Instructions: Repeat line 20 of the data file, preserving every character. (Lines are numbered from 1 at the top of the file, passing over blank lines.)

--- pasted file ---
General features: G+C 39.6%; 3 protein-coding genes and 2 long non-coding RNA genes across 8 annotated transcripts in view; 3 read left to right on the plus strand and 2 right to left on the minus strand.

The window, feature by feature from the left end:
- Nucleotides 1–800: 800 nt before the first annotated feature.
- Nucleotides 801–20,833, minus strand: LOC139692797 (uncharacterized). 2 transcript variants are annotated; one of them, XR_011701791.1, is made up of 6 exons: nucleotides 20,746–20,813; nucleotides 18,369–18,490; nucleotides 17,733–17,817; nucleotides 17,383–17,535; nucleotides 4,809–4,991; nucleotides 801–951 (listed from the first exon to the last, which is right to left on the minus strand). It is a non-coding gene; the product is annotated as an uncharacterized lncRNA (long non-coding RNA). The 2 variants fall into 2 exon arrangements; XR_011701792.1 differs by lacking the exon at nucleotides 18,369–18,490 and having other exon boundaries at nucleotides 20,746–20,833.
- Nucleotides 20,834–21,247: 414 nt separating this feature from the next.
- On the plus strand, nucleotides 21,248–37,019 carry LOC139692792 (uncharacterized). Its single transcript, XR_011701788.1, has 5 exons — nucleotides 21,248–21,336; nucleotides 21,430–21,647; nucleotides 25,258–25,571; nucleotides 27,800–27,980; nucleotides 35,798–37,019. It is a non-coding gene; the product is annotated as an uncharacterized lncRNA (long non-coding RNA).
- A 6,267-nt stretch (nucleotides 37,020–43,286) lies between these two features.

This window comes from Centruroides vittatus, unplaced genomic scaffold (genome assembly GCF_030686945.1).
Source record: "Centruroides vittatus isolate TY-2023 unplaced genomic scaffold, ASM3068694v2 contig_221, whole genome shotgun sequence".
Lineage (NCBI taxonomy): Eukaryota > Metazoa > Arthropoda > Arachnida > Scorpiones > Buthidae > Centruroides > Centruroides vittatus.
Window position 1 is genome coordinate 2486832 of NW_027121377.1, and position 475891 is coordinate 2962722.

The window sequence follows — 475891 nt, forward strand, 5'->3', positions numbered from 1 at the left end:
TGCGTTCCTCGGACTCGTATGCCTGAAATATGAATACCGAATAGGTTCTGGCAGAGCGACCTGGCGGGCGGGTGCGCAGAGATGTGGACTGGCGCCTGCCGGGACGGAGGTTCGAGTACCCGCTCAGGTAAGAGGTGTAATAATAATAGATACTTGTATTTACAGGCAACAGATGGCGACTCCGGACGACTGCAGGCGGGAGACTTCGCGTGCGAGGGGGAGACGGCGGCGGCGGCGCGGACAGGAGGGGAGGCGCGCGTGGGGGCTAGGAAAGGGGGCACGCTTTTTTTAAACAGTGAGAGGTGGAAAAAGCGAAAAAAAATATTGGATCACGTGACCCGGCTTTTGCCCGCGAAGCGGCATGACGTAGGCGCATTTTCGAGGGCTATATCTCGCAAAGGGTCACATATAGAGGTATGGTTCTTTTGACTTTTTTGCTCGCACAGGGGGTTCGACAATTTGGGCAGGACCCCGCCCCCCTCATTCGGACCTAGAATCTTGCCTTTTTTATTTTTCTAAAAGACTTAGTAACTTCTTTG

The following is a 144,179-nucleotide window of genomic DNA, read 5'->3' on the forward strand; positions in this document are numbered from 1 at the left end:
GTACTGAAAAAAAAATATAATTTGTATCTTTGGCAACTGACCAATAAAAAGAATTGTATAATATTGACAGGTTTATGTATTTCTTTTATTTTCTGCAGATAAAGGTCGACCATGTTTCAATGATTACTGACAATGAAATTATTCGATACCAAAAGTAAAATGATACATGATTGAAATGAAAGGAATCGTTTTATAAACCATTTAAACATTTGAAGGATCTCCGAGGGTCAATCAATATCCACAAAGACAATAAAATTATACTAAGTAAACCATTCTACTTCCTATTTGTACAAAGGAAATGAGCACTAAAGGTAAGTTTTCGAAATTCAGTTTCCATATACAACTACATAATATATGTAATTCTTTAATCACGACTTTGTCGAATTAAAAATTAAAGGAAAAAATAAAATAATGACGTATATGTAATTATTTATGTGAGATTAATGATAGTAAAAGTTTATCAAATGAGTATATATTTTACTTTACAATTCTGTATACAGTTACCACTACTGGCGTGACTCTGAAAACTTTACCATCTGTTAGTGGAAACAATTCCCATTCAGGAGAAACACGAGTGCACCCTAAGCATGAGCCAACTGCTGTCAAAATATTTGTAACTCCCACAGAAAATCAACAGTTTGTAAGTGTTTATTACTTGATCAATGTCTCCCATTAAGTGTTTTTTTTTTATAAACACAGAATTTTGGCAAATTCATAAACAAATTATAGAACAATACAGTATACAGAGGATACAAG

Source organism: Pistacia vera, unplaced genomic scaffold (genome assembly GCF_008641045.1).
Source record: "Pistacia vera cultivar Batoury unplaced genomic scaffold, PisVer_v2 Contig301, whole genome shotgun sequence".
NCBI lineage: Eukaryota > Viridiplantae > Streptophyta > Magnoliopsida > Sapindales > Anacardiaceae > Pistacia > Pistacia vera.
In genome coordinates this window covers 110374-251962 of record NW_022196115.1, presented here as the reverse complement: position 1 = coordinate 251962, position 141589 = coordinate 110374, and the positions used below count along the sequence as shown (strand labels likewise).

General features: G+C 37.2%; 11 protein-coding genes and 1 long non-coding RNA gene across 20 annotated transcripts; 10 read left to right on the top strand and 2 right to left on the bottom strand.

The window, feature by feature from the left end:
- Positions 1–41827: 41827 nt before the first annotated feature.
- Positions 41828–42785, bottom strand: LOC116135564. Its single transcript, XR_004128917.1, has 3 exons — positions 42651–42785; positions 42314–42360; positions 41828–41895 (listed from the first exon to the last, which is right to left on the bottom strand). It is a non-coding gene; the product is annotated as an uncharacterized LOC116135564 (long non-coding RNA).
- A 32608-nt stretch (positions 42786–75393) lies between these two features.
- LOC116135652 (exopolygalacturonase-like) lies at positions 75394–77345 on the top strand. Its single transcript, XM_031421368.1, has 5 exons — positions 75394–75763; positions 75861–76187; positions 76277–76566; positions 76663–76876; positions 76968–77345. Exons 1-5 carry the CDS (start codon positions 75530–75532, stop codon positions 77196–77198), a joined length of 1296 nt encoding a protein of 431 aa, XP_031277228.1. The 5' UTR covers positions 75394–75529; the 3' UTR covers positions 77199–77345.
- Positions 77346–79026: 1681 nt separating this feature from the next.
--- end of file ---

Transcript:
General features: G+C 37.2%; 11 protein-coding genes and 1 long non-coding RNA gene across 20 annotated transcripts; 10 read left to right on the top strand and 2 right to left on the bottom strand.